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Managing a stammer as a teacher can be a challenge. Some days are better than others and you’re not always sure why. Over the past four years the challenges of teaching, and specifically the varied challenges supply teaching offers, have helped me to not only better manage my speech but have also improved my stammer overall. Having a stammer can be unpredictable – you may find yourself less fluent than usual for a myriad of reasons such as speaking in an unfamiliar setting, speaking to certain people you’re familiar/unfamiliar with, a particular combination of sounds in a word, talking over the phone or speaking in a certain language.
Venturing into the unknown is always a daunting experience, especially when faced with unfamiliar destinations and seas of new faces wondering who you are. Despite any reservations you might have, you will find that supply work provides a rich teaching experience and with every new assignment you will gain more confidence.
Supply teaching has many benefits and really works around you! If you find that you’re concerned about budgeting or your CPD you can always look to the new features Airsupply are launching for financial management and to the OneStepCPD platform through their Twinkl partnership.
You might be considering supply teaching for various reasons – perhaps you’d like a break from teaching full-time, you might be moving to a new town or maybe you are an NQT looking to gain a range of experience. Whatever your reasons may be, here is what supply teaching can offer you!
As a supply teacher, it is always handy to have a few extra activities up your sleeve just in case a lesson runs short. Having a few fun but purposeful activities which help consolidate children’s literacy or numeracy skills, or promote discussion, is a practical way to use additional time. If you ever find yourself with time to spare, here are some activities you could try with your classes.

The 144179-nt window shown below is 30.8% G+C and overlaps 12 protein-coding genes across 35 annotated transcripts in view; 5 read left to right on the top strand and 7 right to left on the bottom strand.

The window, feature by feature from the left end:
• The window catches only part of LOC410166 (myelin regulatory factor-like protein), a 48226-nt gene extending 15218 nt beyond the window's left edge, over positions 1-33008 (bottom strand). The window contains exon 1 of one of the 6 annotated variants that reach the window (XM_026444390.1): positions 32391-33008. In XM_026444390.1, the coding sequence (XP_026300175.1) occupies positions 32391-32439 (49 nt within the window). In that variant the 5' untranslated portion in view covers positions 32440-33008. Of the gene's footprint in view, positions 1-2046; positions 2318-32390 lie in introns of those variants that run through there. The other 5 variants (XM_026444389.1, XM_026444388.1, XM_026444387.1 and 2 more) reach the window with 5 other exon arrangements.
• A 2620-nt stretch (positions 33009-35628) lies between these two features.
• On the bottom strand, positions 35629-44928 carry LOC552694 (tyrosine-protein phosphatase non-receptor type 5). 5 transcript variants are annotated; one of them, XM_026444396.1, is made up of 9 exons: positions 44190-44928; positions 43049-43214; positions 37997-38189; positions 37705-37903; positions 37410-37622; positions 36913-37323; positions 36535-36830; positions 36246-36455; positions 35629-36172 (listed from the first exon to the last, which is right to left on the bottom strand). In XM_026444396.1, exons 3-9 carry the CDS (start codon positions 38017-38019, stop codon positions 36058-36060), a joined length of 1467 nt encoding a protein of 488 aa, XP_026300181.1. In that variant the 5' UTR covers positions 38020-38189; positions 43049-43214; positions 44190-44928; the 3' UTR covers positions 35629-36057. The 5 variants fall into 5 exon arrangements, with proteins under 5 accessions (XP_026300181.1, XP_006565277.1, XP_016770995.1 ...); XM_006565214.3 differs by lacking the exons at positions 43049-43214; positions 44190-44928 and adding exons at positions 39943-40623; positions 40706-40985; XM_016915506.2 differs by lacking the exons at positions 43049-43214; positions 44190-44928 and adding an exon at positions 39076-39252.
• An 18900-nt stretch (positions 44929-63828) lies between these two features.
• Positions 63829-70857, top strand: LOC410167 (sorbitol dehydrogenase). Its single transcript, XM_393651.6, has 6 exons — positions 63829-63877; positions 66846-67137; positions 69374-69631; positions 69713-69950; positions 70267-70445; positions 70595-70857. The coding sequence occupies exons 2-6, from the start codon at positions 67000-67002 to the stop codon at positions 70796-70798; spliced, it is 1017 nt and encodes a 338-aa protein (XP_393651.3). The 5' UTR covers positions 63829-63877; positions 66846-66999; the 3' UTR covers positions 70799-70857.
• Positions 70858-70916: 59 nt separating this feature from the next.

During your time as a trainee or full-time teacher, you are constantly evaluating your own teaching practice through the exercise of formative assessment, conversations with your colleagues and class observations. Plunging into the world of supply teaching opens you up to a range of benefits but you may feel a little lost without the continuity of being in the same class day in and day out.
You may begin to wonder, “How am I doing as a teacher?” or “Did I deliver that lesson well today?”. You could end up having a bit of a bad day and feeling like you have no one to reflect with or no clear steps to help improve your practice down the line. This may not apply to supply teachers in long-term placements but for those of you who have questioned how you’re getting on in day-to-day supply life, here are a couple of tips on how to continue being a reflective practitioner.
Teaching is tough—we know that and you know that. It's both physically and mentally demanding. In a 2019 survey by the charity Education Support more than three-quarters of teachers described themselves as stressed. Excessive workload and working hours are continually cited by teachers as the main causes of workplace stress.
Recruiting teachers, then getting them to stay in teaching, has become a serious problem.
Even as a supply teacher, it’s impossible to escape Ofsted’s influence. With a new and radical framework, we ask what Ofsted might mean to you in 2019.